Holding the Man
A decade or so later, with those early ravages of Aids a fading memory for gay communities, young playwright Tommy Murphy turned the memoir into an award-winning stage play that enjoyed four separate runs in Sydney. Director David Berthold's production now arrives at the Trafalgar Studios complete with the two original leads, Guy Edmonds and Matt Zeremes. Joining the cast is Jane Turner, best known as Kath from the sitcom Kath & Kim, who was a friend of Conigrave. By weird chance she was present when he first met Caleo and knew several of the 15 or so people she plays here.
Although the evening is arranged in two halves, this is essentially the standard three-act drama into which so many gay lives were cruelly chopped in the Eighties and Nineties: closetry, liberation and tragedy. On one level, it's a dated story that tells us nothing we didn't know already about the cruel impact of the epidemic on "fast-lane gays", as Edmonds' self-centred, outspoken Tim calls himself, as well as those like the shyer, self-effacing John who only ever wanted sex with the same partner.
But if the age of the first-night audience is any guide, there is also a hunger on the part of a new generation of gay men to hear those stories for the first time. Murphy's robust adaptation, with its uncompromising approach to sex and sickness, its black comedy and its pathos, has a simple authenticity that contrasts refreshingly with the elaborate narrative tropes of the once-definitive Angels in America.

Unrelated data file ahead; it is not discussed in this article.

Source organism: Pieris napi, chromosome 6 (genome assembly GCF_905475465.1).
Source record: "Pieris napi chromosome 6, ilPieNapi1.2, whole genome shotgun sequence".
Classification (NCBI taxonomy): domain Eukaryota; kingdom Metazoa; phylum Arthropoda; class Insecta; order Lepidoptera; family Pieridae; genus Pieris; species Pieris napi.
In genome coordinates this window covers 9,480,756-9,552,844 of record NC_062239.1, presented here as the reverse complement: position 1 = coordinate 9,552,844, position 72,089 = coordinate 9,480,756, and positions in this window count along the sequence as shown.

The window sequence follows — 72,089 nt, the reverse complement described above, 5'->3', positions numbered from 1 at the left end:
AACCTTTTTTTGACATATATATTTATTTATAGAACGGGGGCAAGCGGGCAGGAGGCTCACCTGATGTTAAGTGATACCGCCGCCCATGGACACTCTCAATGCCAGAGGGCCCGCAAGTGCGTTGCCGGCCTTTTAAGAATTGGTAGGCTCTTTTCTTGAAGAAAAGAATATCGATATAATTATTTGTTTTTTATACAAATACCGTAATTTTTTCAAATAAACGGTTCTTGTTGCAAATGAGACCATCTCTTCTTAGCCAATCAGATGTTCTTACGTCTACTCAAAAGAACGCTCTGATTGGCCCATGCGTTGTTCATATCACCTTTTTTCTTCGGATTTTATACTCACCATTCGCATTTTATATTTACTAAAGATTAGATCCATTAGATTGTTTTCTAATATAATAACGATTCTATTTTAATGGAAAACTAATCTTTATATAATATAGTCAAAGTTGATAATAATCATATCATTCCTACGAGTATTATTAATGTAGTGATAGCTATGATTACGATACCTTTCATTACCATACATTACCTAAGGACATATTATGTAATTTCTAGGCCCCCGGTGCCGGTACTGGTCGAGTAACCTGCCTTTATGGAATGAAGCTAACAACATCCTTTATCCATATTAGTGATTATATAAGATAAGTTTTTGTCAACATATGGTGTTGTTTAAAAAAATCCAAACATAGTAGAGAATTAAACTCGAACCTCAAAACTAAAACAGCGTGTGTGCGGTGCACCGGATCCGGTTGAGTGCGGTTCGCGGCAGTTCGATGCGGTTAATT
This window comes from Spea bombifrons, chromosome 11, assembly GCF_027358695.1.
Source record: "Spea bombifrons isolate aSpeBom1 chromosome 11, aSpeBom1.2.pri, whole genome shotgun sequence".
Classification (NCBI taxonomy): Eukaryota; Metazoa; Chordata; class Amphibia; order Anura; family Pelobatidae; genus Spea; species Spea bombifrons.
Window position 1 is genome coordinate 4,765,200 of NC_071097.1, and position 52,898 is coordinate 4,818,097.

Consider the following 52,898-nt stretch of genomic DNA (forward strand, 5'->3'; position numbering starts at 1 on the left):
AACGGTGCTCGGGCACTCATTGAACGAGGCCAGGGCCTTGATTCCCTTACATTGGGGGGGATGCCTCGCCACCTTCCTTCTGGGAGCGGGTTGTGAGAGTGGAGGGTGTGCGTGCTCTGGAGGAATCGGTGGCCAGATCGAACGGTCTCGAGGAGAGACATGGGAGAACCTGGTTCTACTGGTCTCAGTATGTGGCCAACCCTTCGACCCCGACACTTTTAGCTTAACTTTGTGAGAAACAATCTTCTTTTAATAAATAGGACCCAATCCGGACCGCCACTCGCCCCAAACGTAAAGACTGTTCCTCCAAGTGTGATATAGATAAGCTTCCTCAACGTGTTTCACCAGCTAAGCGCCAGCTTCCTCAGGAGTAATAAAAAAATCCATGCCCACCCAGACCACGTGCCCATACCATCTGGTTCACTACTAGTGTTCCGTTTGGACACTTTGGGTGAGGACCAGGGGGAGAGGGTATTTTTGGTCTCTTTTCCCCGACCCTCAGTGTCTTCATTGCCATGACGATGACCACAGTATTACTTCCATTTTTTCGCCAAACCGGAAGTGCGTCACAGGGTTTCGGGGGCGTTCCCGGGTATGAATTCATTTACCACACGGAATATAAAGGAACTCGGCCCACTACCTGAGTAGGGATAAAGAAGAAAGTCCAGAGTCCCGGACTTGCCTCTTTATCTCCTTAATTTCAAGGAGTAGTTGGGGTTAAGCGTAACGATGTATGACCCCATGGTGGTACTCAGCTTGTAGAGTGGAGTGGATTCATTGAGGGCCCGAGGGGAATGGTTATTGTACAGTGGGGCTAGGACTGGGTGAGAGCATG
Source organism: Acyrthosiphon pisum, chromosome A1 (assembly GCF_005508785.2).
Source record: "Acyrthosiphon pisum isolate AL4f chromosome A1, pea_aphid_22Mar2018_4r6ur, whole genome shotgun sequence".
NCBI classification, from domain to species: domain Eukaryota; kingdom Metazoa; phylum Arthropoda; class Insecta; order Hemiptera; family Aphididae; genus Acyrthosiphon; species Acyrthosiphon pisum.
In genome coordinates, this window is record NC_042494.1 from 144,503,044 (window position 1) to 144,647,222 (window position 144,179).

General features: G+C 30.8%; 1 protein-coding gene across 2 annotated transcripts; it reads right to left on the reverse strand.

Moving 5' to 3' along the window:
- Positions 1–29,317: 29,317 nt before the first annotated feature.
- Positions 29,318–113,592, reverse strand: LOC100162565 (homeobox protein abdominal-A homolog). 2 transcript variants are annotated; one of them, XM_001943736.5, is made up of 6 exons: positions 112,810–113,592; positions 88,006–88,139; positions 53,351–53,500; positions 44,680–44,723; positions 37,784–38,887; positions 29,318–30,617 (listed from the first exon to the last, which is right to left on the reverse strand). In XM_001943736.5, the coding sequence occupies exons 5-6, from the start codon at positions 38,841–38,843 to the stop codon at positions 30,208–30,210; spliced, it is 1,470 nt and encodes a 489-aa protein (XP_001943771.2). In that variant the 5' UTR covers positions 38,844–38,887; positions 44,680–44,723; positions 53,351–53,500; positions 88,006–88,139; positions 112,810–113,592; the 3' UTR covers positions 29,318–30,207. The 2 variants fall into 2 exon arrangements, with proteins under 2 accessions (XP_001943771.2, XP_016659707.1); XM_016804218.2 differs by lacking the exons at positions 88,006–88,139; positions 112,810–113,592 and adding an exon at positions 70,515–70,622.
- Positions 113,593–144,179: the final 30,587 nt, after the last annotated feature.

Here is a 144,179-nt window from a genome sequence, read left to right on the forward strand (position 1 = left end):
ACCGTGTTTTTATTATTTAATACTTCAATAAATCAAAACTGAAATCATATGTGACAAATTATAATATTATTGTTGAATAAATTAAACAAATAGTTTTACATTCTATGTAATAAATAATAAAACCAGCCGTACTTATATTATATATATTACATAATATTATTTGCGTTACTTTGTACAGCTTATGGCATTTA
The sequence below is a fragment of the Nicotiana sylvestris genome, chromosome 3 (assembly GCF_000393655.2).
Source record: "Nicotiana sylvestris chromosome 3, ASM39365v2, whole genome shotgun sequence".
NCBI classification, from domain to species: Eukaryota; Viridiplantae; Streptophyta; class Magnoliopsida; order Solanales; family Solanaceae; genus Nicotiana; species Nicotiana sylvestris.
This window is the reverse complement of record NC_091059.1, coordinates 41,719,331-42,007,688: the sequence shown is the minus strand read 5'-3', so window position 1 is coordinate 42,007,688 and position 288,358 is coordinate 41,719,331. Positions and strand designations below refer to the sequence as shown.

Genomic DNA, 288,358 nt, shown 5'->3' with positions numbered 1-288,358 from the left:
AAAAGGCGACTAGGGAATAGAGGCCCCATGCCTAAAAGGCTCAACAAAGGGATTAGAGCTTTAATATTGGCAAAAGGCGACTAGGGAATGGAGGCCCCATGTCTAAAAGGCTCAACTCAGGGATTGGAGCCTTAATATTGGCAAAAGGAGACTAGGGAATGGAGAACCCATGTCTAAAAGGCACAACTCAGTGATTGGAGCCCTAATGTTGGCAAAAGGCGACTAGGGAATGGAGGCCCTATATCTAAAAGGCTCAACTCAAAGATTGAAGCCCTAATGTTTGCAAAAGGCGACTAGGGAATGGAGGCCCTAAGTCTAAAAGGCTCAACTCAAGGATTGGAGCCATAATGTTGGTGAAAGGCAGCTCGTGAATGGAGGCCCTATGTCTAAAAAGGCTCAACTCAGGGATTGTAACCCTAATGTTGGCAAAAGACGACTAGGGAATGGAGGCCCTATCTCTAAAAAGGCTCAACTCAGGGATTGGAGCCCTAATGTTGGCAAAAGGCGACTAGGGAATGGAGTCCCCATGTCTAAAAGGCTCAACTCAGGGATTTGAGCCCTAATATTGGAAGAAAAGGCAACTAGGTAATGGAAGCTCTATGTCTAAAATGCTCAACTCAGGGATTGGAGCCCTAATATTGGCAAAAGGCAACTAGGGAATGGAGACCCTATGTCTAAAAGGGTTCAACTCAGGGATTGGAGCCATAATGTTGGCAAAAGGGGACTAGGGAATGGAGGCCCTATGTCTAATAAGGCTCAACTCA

With four of the six-strong cast performing quick-change routines on a bare, functional set, it's a fast-moving, wittily compiled piece that takes us from a school-camp circle-jerk to a cringy Gay Soc meeting and a gruesome bar where the stylised conversation – "Tee hee, ha ha, Babs, Judy, vagina, Rock Hudson, dizzy bitch, fist" – hits home with an awful accuracy. Simon Burke, Oliver Farnworth and Anna Skellern offer strong support in their multiple parts, but Turner effortlessly steals all the early scenes, showing a wider comic versatility than her TV role allows.
The mood darkens in the second half as Tim and John receive their shattering diagnoses on the same day and then fret over who infected whom and how to tell their uncomprehending but subtly differentiated sets of parents (both played by Burke and Turner). Part of the power of the material stems from the bitterly self-critical way in which Conigrave has written his own character. But the hurt he inflicts on his partner pales in comparison with John's callous father wrangling over his dying son's will and then harvesting his possessions into a black bin-bag before his body is cold.
Edmonds and Zeremes are utterly convincing as the mismatched but eternally committed lovers, veering from mutual recrimination to resigned passion as the killer virus stalks and consumes them.
It’s no surprise that the final deathbed scene is a tear-jerker. That it succeeds in being so when centred entirely on a skeletal puppet standing in for the doomed John is a touch more remarkable.
- Simon Edge